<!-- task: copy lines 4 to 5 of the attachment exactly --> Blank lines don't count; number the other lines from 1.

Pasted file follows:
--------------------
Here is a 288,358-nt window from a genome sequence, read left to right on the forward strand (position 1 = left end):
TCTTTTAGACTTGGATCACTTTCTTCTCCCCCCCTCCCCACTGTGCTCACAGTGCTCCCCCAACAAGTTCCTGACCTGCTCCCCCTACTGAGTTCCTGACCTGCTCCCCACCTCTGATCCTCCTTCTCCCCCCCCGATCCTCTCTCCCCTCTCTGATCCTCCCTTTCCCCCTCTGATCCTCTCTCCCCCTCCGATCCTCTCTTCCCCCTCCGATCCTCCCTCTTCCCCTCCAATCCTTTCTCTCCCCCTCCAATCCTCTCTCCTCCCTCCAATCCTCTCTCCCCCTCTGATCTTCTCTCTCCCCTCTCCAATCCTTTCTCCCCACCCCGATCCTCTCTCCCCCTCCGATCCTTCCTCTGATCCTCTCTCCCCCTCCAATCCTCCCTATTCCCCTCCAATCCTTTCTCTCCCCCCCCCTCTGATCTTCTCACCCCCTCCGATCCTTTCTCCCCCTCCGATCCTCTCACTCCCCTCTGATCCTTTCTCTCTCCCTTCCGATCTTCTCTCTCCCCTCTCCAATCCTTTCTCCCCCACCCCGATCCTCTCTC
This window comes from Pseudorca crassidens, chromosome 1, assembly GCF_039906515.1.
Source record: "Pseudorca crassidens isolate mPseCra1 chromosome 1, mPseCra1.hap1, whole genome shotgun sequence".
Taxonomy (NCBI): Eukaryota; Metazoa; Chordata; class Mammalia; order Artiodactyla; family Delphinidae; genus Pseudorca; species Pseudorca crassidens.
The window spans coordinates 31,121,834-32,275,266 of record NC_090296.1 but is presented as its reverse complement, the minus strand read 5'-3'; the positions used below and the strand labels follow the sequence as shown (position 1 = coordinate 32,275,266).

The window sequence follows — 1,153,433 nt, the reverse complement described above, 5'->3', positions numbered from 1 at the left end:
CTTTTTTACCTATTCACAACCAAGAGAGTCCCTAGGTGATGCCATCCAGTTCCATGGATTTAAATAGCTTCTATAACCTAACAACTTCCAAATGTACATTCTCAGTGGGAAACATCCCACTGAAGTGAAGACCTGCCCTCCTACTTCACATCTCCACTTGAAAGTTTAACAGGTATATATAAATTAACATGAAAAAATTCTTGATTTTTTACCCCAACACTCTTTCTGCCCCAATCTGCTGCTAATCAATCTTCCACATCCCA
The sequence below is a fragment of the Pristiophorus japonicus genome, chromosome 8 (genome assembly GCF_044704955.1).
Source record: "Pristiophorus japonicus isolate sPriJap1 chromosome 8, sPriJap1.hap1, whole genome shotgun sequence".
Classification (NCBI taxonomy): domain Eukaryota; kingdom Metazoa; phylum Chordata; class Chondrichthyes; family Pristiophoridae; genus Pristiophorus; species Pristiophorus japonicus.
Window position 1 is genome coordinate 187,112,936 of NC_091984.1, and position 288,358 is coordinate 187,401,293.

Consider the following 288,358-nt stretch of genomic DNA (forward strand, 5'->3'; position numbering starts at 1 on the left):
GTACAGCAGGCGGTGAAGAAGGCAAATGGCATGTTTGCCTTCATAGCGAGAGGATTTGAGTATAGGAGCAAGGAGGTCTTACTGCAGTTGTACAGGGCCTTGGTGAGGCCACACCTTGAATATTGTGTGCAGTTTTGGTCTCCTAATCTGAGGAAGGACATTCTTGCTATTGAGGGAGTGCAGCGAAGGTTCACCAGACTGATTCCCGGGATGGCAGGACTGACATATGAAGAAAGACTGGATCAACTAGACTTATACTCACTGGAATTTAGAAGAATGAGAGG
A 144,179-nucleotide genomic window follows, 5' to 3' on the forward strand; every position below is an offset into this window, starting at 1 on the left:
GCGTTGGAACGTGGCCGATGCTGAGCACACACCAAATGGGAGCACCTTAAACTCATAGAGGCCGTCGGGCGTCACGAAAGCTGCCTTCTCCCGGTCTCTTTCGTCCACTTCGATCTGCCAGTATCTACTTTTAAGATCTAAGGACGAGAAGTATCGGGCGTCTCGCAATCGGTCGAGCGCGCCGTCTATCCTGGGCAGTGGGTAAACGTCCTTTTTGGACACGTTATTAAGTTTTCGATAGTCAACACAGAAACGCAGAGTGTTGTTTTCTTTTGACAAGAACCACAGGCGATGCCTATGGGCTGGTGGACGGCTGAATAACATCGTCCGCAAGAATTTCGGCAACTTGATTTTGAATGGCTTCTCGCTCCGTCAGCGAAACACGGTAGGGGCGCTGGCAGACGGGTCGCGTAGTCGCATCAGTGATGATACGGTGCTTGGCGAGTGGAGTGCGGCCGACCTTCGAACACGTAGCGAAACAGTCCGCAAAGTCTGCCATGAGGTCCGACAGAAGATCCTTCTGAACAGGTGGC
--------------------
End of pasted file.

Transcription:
Source record: "Pseudorca crassidens isolate mPseCra1 chromosome 1, mPseCra1.hap1, whole genome shotgun sequence".
Taxonomy (NCBI): Eukaryota; Metazoa; Chordata; class Mammalia; order Artiodactyla; family Delphinidae; genus Pseudorca; species Pseudorca crassidens.